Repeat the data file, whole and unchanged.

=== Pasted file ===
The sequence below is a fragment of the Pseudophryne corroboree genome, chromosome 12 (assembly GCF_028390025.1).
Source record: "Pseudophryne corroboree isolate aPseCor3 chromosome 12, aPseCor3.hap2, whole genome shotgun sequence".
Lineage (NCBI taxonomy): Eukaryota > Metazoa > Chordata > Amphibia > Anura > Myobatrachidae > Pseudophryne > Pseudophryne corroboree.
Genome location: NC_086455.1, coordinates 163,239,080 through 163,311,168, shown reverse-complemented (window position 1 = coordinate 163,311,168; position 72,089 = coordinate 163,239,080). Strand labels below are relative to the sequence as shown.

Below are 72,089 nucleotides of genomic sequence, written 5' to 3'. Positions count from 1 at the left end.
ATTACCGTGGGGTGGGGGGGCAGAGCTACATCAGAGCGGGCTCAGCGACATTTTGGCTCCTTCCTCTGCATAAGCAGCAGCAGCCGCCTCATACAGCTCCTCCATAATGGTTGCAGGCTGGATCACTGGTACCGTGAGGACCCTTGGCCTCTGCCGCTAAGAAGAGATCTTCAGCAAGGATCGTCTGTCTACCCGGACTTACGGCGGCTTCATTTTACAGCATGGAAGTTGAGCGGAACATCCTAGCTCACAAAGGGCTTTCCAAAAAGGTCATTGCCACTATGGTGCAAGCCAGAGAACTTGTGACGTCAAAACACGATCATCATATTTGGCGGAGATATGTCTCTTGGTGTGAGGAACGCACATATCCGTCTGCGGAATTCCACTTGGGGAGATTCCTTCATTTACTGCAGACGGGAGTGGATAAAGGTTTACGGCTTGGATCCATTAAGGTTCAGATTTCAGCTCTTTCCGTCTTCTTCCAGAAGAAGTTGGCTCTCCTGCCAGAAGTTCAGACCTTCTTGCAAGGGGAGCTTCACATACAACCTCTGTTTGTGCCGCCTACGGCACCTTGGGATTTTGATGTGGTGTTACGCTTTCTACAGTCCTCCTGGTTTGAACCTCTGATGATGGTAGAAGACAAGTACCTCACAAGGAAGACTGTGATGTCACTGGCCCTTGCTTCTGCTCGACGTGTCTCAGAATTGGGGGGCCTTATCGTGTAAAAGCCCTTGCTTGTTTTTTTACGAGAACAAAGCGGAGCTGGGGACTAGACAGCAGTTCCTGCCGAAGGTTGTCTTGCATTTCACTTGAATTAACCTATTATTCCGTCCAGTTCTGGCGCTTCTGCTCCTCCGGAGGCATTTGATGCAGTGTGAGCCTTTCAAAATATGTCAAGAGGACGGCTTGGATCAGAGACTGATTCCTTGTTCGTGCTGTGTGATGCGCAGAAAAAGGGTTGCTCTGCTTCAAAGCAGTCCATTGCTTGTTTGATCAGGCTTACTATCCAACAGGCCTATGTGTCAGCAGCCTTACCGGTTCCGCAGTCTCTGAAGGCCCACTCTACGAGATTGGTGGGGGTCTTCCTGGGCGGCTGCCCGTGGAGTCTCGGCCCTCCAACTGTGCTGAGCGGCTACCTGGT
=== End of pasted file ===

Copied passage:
The sequence below is a fragment of the Pseudophryne corroboree genome, chromosome 12 (assembly GCF_028390025.1).
Source record: "Pseudophryne corroboree isolate aPseCor3 chromosome 12, aPseCor3.hap2, whole genome shotgun sequence".
Lineage (NCBI taxonomy): Eukaryota > Metazoa > Chordata > Amphibia > Anura > Myobatrachidae > Pseudophryne > Pseudophryne corroboree.
Genome location: NC_086455.1, coordinates 163,239,080 through 163,311,168, shown reverse-complemented (window position 1 = coordinate 163,311,168; position 72,089 = coordinate 163,239,080). Strand labels below are relative to the sequence as shown.

Below are 72,089 nucleotides of genomic sequence, written 5' to 3'. Positions count from 1 at the left end.
ATTACCGTGGGGTGGGGGGGCAGAGCTACATCAGAGCGGGCTCAGCGACATTTTGGCTCCTTCCTCTGCATAAGCAGCAGCAGCCGCCTCATACAGCTCCTCCATAATGGTTGCAGGCTGGATCACTGGTACCGTGAGGACCCTTGGCCTCTGCCGCTAAGAAGAGATCTTCAGCAAGGATCGTCTGTCTACCCGGACTTACGGCGGCTTCATTTTACAGCATGGAAGTTGAGCGGAACATCCTAGCTCACAAAGGGCTTTCCAAAAAGGTCATTGCCACTATGGTGCAAGCCAGAGAACTTGTGACGTCAAAACACGATCATCATATTTGGCGGAGATATGTCTCTTGGTGTGAGGAACGCACATATCCGTCTGCGGAATTCCACTTGGGGAGATTCCTTCATTTACTGCAGACGGGAGTGGATAAAGGTTTACGGCTTGGATCCATTAAGGTTCAGATTTCAGCTCTTTCCGTCTTCTTCCAGAAGAAGTTGGCTCTCCTGCCAGAAGTTCAGACCTTCTTGCAAGGGGAGCTTCACATACAACCTCTGTTTGTGCCGCCTACGGCACCTTGGGATTTTGATGTGGTGTTACGCTTTCTACAGTCCTCCTGGTTTGAACCTCTGATGATGGTAGAAGACAAGTACCTCACAAGGAAGACTGTGATGTCACTGGCCCTTGCTTCTGCTCGACGTGTCTCAGAATTGGGGGGCCTTATCGTGTAAAAGCCCTTGCTTGTTTTTTTACGAGAACAAAGCGGAGCTGGGGACTAGACAGCAGTTCCTGCCGAAGGTTGTCTTGCATTTCACTTGAATTAACCTATTATTCCGTCCAGTTCTGGCGCTTCTGCTCCTCCGGAGGCATTTGATGCAGTGTGAGCCTTTCAAAATATGTCAAGAGGACGGCTTGGATCAGAGACTGATTCCTTGTTCGTGCTGTGTGATGCGCAGAAAAAGGGTTGCTCTGCTTCAAAGCAGTCCATTGCTTGTTTGATCAGGCTTACTATCCAACAGGCCTATGTGTCAGCAGCCTTACCGGTTCCGCAGTCTCTGAAGGCCCACTCTACGAGATTGGTGGGGGTCTTCCTGGGCGGCTGCCCGTGGAGTCTCGGCCCTCCAACTGTGCTGAGCGGCTACCTGGT